Well after a weeks absence Impurest’s Guide to Animals returns to Comic Vine. Two weeks ago the jolly little Zebra Jumping Spider hopped into the spotlight. This week we have the ‘little cow’ from the Sea of Cortez. Hope you enjoy.
Issue #36 Vaquita
Kingdom – Animalia
Phylum – Chordata
Class – Mammalia
Order – Cetartiodactyla
Family – Phocenidae
Genus – Phocena
Species – sinus
Related Species - The Vaquita is one of the four species in the genus Phocena, the others being the Harbour Porpoise (Phocenea phocenea), Burmeister’s Porpoise (Phocenea dioptrica) and the Spectacle Porpoise (Phocenea spinipinnis) (1)
The Little Cow
The Vaquita (Spanish for Little Cow) is the smallest member of the cetacean family, with a length of only 130cm and an average weight of 30kg. The Vaquita can be easily recognised by the large black markings running down the beak and up to the eyes as well as a larger dorsal fin then the other porpoise species. The Vaquita is only found in small groups and unlike their dolphin cousins never gather in large numbers (2). Like most other cetaceans the Vaquita navigates and communicates primarily using echolocation, which in the muddy coastal region the porpoise lives in, is more reliable then their eyesight.
Vaquita are not fussy eaters, and will take a wide range of small to medium sized fish, cephalopods and other invertebrates. The porpoise has few natural predators other then man, although the species is sometimes attacked by Bottlenose Dolphins (Tursiops truncates) which will go as far to kill the porpoises for as of yet unknown reasons (3). Despite these attacks the main threat to the Vaquita isn’t a dolphin or a shark but rather Man’s expansion into the sea.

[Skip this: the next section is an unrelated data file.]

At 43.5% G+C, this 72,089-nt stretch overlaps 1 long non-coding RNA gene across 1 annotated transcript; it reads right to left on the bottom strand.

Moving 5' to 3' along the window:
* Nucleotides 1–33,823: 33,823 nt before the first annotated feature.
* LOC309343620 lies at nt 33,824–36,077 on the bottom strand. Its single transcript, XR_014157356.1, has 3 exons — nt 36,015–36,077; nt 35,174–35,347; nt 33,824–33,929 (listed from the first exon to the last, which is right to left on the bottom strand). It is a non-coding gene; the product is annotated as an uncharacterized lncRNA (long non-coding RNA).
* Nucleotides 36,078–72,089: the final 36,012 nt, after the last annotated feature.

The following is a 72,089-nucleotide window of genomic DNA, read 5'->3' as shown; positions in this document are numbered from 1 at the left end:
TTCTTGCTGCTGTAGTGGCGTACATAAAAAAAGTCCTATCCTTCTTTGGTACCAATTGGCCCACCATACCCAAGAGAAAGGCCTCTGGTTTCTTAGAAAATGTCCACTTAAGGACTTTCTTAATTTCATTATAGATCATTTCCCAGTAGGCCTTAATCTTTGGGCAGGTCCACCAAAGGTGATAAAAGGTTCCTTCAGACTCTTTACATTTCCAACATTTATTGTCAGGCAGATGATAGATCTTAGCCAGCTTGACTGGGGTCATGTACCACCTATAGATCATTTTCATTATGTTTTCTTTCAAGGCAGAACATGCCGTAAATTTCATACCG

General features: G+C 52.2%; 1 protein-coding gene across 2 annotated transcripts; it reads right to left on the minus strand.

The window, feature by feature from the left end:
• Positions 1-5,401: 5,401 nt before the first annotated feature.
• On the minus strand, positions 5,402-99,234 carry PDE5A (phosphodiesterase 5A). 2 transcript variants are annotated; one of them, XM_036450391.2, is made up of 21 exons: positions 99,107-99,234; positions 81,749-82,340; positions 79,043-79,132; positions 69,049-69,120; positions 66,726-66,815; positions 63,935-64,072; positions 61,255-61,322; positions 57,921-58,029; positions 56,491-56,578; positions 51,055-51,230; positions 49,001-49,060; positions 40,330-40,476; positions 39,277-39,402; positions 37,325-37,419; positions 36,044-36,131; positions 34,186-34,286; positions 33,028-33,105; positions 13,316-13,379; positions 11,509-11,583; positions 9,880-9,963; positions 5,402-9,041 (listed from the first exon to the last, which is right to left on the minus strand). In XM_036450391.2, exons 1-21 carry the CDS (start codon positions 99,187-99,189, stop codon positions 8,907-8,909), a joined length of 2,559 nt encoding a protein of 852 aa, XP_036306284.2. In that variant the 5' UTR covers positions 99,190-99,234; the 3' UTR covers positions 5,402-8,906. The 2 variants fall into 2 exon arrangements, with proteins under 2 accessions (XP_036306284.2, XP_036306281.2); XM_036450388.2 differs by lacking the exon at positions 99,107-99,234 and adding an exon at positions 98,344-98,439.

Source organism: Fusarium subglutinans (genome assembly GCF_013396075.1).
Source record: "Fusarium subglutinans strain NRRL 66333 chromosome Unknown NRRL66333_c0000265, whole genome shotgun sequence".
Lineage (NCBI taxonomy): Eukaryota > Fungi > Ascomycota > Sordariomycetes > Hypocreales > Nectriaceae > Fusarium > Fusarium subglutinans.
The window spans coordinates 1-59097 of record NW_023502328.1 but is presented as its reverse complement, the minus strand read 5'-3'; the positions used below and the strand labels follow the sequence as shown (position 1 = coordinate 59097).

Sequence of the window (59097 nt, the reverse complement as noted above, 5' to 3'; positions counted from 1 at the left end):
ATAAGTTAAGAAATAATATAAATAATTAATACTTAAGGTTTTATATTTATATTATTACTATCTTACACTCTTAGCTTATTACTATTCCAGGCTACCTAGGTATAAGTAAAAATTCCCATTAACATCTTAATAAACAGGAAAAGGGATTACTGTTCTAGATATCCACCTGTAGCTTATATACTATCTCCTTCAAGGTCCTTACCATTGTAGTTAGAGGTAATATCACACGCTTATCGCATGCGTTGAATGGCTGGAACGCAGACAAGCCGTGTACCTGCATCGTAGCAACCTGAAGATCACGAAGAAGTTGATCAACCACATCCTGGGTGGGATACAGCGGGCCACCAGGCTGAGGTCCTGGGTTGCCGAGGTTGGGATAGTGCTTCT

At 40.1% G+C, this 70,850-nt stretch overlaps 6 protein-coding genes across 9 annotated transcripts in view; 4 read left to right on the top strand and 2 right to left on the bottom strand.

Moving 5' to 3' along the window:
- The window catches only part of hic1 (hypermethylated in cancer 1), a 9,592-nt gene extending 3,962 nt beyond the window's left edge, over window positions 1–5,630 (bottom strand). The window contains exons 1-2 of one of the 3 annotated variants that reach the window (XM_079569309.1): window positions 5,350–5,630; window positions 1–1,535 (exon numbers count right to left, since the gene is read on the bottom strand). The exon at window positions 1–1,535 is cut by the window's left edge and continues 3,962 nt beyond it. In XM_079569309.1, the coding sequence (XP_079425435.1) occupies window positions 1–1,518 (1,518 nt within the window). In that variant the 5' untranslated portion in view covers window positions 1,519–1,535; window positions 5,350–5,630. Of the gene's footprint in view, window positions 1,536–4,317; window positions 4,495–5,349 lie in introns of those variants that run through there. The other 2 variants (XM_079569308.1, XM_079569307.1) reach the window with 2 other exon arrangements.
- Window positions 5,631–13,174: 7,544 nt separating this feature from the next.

Illegal Gill Nets used in the Sea of Cortez create a deadly maze of weave and robe, that’s virtually invisible to dolphin and porpoise echolocation. It’s estimated that just under a hundred animals remain in the wild population, and that through interbreeding the species is at risk of genetic homogenisation. At current the Mexican government is desperately trying to ban gill nets in Vaquita territory, and due to the small number of animals remaining, it is likely that the Vaquita will become extinct within the decade.
Five to Save #3 - Marine Mammals
Marine Mammals have long been the poster animals for the blight of endangered species everywhere. While the traditional threats may now be gone throughout most of their range, these noble creatures now run a new gauntlet as deadly and as terrifying as any harpoon fired from a whaling vessel. The good news for the majority of species is that numbers are either increasing or are stable, although recently a few species, seem to be heading back towards extinction.
Fin Whale (Balaneoptera physalus) Endangered
Threats: Historic Whaling - The Fin Whale, being one of the largest and fastest of all the baleen whales was among the last to be hunted commercially. It was estimated that between 1935 and 1965 around 30,000 individuals were killed a year. While hunting is now mostly banned the species, unlike other baleen whales, doesn’t seem to be recovering, possibly due to slow reproduction rate, although it’s feared the population will never truly recover.